Iowa City may modify dam, open up Iowa River to recreation

Options include a whitewater rafting park, fishing and boating areas

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IOWA CITY – The stretch of the Iowa River near the Burlington Street dam may be opened up to recreation in the coming years, including boating and perhaps whitewater rafting

The U.S. Environmental Protection Agency has awarded the city of Iowa City a $60,000 grant to study modifying the dam “for improved water quality, flood mitigation, public safety and public access” to the river, according to an EPA announcement this week.

Steve Long, Iowa City’s community development coordinator, said the eventual project could include using rock to create a stair-step feature that would allow people to go over the dam in a boat or perhaps a tube.

A whitewater rafting park is one of the ideas under consideration, although Geoff Fruin, assistant to the city manager, said nothing has been settled and public input will be sought on the plan.

A news conference with federal and local officials is scheduled for Friday, when more details are expected to be shared.

The Burlington Street dam is a low-head dam, also called a roller dam because the water flows over the top of it. The Iowa Department of Natural Resources says these are known as “drowning machines” because they are hard to see from upstream and are difficult to escape.

Five people have died in the waters of the Burlington Street dam since 1965, according to the Iowa Whitewater Coalition.

Because of that danger, there is almost no boating near the dam. People do fish from the shore.

"It’s an interesting site,” Long said. “If you look at the river, it’s underutilized.”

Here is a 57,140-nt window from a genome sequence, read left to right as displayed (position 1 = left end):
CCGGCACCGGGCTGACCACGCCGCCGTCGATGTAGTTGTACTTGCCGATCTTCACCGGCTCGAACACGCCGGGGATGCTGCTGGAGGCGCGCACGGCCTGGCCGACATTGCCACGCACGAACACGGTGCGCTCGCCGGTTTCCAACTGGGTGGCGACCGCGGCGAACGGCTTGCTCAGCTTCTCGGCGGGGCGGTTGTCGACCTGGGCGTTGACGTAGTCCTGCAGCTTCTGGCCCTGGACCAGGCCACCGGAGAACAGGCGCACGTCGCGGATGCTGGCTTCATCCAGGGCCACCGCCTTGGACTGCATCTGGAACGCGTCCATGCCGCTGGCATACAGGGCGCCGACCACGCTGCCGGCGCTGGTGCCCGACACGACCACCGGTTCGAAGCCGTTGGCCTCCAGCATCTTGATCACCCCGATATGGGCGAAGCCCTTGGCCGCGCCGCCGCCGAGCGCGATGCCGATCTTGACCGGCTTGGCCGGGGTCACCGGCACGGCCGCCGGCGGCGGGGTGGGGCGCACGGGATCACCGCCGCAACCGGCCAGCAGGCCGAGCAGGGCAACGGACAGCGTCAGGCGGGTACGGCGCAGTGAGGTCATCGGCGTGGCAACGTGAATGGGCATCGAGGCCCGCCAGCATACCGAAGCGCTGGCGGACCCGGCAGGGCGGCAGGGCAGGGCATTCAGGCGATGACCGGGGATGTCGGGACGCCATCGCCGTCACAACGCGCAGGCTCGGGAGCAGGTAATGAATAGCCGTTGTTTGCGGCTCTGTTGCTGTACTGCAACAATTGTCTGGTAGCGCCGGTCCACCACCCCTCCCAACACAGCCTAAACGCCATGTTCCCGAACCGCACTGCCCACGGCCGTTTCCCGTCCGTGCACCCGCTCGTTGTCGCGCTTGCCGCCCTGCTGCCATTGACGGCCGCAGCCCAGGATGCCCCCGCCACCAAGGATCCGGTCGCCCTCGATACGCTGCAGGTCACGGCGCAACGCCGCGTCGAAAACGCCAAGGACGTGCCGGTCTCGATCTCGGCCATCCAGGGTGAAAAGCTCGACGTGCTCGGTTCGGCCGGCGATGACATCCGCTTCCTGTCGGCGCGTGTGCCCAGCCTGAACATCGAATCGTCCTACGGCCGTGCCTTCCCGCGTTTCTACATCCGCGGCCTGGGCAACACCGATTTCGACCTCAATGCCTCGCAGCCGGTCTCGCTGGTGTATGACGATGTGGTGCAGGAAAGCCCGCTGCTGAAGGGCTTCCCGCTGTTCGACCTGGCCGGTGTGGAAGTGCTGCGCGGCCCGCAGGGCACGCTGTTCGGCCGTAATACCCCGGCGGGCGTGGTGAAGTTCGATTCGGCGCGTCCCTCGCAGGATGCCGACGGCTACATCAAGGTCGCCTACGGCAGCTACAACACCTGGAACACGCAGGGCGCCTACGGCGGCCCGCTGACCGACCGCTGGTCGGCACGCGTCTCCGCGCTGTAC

Some sort of mitigation effort, like a stair-step rock formation, could allow for boats and fishing on the dam, Long said. Fish also could make their way upstream. Riverbank stabilization also will be part of the study.

The dam would not be removed, Long said, because the University of Iowa’s water intake is just to the north and the structure is needed to ensure an adequate water level.

The project would support the city’s planned redevelopment of the Riverfront Crossings neighborhood southeast of the dam. Part of that work, which has benefited from another EPA grant, has included studying the possibility of creating a 26-acre riverfront park.

“Having an urban park is great, but it’s even better if we can open up access to the river itself," Fruin said.

The dam study could take up to six months to finish, and going through the permit process for any work may take another year, Long said.

The state has committed $1 million for the fiscal year that starts July 1 to be used on low-head dam safety projects.

In Charles City, a low-head dam was lowered and, with the help of state funding, a whitewater rafting park opened last year.

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